Silicon Valley has long celebrated failure, encouraging founders to aim big and fail fast, pick themselves up, and try again. In that spirit, there's one big failure to add to the list: Silicon Valley has failed women, period, and it's time for the industry to own it. At the current rate, with VCs celebrated for hiring their first (first!) female partners and companies ever so slowly achieving single-digit increases in the number of female engineers and managers, it will take us a generation or more to get to anywhere near 50-50. That is unacceptable. Women not only represent half the population but drive 70 to 80 percent of consumer purchases. If only for the sake of profits, women should not be excluded from the process of imagining and creating new products.
There are a few founders who see the opportunity here. Everyone is looking for a competitive advantage, and some tech leaders have realized that there is an abundance of talent and valuable ideas in the populations that, for the last three decades, have been largely untapped. Looking at their new women-inclusive businesses and work- place cultures can give us some idea of the potential payoffs.
I ran into Dick Costolo in April 2016, 10 months after he had left Twitter, and he was nearly giddy, having just hired another female engineer at his new personal-fitness start-up, Chorus, the fourth company he has co-founded in two decades. From day one, Costolo focused obsessively on making sure he hired as many women as men, even if it took longer to find them. "Once you fall behind, if just two out of 20 engineers are women, it's impossible to catch up," Costolo told me. "Any one of these companies, the underlying disease is that it's 90 percent men," Costolo says. "Everything, literally everything, is reinforcing the problem."
Jack Dorsey, who returned to Twitter as CEO when Costolo left, is also taking an innovative approach to improving the environment for women at his other company, Square. New female engineers joining the company are placed on teams that include other women rather than alone with a group of men. The hope is to engender camaraderie and networking and mitigate the "imposter syndrome" that women often experience when they are the only female in a room of male engineers. Still, with a limited number of female engineers, there is a trade-off to this strategy: Some teams will remain all male. It's an experiment, one that Dorsey believes is worth trying. In the meantime, Square has developed a strong bench of female executives. "It's not just creating a sense of belonging that's important," Dorsey told me, "but also making sure women contribute to decision making."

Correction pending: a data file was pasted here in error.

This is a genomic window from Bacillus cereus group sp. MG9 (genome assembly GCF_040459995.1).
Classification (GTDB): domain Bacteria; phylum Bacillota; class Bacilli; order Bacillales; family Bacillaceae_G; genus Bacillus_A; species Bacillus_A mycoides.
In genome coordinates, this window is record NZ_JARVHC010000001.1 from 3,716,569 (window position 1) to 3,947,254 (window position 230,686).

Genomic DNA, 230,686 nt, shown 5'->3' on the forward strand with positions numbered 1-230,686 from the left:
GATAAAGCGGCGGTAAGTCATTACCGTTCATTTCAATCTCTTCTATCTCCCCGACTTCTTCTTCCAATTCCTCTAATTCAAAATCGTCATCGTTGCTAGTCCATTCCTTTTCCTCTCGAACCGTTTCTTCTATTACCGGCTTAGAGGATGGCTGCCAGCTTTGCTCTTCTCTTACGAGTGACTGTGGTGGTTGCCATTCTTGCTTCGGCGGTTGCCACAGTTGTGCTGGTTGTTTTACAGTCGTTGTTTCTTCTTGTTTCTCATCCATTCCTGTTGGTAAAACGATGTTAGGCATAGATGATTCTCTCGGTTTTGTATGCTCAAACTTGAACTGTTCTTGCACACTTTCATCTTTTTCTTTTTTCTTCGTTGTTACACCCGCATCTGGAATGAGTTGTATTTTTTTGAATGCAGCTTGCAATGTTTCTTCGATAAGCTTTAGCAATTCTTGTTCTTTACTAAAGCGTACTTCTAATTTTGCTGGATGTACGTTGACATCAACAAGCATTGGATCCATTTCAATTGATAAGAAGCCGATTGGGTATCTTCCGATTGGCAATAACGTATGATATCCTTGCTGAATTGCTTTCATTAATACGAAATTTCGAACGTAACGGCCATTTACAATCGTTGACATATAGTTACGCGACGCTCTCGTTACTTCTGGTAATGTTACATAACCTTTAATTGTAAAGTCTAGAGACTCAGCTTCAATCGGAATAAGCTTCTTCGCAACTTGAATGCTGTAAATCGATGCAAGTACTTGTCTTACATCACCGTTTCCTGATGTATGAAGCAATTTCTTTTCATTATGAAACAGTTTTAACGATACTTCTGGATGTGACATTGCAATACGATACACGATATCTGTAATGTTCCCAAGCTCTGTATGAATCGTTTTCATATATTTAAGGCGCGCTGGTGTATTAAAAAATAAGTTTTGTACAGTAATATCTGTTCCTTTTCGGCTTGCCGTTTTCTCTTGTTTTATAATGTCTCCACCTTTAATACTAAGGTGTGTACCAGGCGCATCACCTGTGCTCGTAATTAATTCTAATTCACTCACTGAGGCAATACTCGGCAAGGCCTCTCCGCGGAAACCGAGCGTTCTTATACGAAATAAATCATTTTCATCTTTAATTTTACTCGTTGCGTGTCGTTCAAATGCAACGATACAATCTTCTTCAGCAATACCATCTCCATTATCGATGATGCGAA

And then there's the most straightforward strategy, that having women in charge will naturally attract more women. Julia Hartz, co-founder and CEO of Eventbrite, says the company's gender balance is 50-50 and that this has happened organically perhaps as a result of simply having strong female role models at the top.
These founders are attempting to create products that will be used by everyone, no computer expertise required. Hiring only the stereotypical computer nerd that IBM and others were screening for in the late 1960s and early 1970s (those who "don't like people" and "dislike activities involving close personal interaction") would ensure disaster for these sorts of endeavors. Following James Damore's broken logic from his Google memo and hiring mostly men because they supposedly systematize rather than empathize would be equally shortsighted. What these companies need is a tech-savvy workforce with a deep empathic understanding of people's behaviors, interactions, and preferences. For new technologies like these to reach their potential, they simply must be created by teams with a diverse set of perspectives.
By Emily Chang
Anchor and executive producer, Bloomberg Technology